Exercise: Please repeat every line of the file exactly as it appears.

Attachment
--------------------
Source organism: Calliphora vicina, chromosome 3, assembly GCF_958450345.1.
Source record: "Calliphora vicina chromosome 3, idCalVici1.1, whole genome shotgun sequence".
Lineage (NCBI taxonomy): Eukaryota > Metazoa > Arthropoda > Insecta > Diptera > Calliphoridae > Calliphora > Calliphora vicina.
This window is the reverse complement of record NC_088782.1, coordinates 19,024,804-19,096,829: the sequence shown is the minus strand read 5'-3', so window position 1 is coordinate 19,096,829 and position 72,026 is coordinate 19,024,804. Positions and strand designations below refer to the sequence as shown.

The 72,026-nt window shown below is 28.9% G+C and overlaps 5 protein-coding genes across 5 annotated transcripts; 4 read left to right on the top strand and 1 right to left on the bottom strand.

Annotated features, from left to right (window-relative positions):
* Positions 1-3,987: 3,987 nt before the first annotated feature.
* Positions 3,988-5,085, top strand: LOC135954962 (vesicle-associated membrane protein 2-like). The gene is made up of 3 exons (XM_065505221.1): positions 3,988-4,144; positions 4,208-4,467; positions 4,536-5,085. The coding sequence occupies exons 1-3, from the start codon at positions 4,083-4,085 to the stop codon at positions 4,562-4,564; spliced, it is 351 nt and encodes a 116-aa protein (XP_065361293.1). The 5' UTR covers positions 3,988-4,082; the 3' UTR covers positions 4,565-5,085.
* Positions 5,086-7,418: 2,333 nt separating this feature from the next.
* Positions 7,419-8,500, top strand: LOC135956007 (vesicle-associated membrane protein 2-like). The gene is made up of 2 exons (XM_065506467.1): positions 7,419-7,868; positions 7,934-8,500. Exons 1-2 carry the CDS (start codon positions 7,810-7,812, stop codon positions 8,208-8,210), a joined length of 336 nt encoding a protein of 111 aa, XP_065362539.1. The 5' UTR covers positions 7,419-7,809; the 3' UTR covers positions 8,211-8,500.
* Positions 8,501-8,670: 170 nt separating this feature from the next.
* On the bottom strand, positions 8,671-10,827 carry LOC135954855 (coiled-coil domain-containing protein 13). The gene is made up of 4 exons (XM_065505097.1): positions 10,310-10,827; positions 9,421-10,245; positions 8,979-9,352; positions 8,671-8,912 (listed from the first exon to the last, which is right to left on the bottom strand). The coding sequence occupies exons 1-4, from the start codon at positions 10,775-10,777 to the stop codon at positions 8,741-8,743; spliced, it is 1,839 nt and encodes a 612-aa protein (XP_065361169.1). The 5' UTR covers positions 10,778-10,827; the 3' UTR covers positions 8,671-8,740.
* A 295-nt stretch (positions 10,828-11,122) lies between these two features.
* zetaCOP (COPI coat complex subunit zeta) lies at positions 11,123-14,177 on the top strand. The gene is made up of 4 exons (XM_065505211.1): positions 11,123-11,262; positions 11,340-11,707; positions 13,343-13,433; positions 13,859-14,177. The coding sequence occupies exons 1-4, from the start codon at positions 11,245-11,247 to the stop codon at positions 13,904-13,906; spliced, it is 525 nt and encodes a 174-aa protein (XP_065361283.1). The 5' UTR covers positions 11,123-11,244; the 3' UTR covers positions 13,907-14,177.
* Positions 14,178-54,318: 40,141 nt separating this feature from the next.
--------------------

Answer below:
Source organism: Calliphora vicina, chromosome 3, assembly GCF_958450345.1.
Source record: "Calliphora vicina chromosome 3, idCalVici1.1, whole genome shotgun sequence".
Lineage (NCBI taxonomy): Eukaryota > Metazoa > Arthropoda > Insecta > Diptera > Calliphoridae > Calliphora > Calliphora vicina.
This window is the reverse complement of record NC_088782.1, coordinates 19,024,804-19,096,829: the sequence shown is the minus strand read 5'-3', so window position 1 is coordinate 19,096,829 and position 72,026 is coordinate 19,024,804. Positions and strand designations below refer to the sequence as shown.

The 72,026-nt window shown below is 28.9% G+C and overlaps 5 protein-coding genes across 5 annotated transcripts; 4 read left to right on the top strand and 1 right to left on the bottom strand.

Annotated features, from left to right (window-relative positions):
* Positions 1-3,987: 3,987 nt before the first annotated feature.
* Positions 3,988-5,085, top strand: LOC135954962 (vesicle-associated membrane protein 2-like). The gene is made up of 3 exons (XM_065505221.1): positions 3,988-4,144; positions 4,208-4,467; positions 4,536-5,085. The coding sequence occupies exons 1-3, from the start codon at positions 4,083-4,085 to the stop codon at positions 4,562-4,564; spliced, it is 351 nt and encodes a 116-aa protein (XP_065361293.1). The 5' UTR covers positions 3,988-4,082; the 3' UTR covers positions 4,565-5,085.
* Positions 5,086-7,418: 2,333 nt separating this feature from the next.
* Positions 7,419-8,500, top strand: LOC135956007 (vesicle-associated membrane protein 2-like). The gene is made up of 2 exons (XM_065506467.1): positions 7,419-7,868; positions 7,934-8,500. Exons 1-2 carry the CDS (start codon positions 7,810-7,812, stop codon positions 8,208-8,210), a joined length of 336 nt encoding a protein of 111 aa, XP_065362539.1. The 5' UTR covers positions 7,419-7,809; the 3' UTR covers positions 8,211-8,500.
* Positions 8,501-8,670: 170 nt separating this feature from the next.
* On the bottom strand, positions 8,671-10,827 carry LOC135954855 (coiled-coil domain-containing protein 13). The gene is made up of 4 exons (XM_065505097.1): positions 10,310-10,827; positions 9,421-10,245; positions 8,979-9,352; positions 8,671-8,912 (listed from the first exon to the last, which is right to left on the bottom strand). The coding sequence occupies exons 1-4, from the start codon at positions 10,775-10,777 to the stop codon at positions 8,741-8,743; spliced, it is 1,839 nt and encodes a 612-aa protein (XP_065361169.1). The 5' UTR covers positions 10,778-10,827; the 3' UTR covers positions 8,671-8,740.
* A 295-nt stretch (positions 10,828-11,122) lies between these two features.
* zetaCOP (COPI coat complex subunit zeta) lies at positions 11,123-14,177 on the top strand. The gene is made up of 4 exons (XM_065505211.1): positions 11,123-11,262; positions 11,340-11,707; positions 13,343-13,433; positions 13,859-14,177. The coding sequence occupies exons 1-4, from the start codon at positions 11,245-11,247 to the stop codon at positions 13,904-13,906; spliced, it is 525 nt and encodes a 174-aa protein (XP_065361283.1). The 5' UTR covers positions 11,123-11,244; the 3' UTR covers positions 13,907-14,177.
* Positions 14,178-54,318: 40,141 nt separating this feature from the next.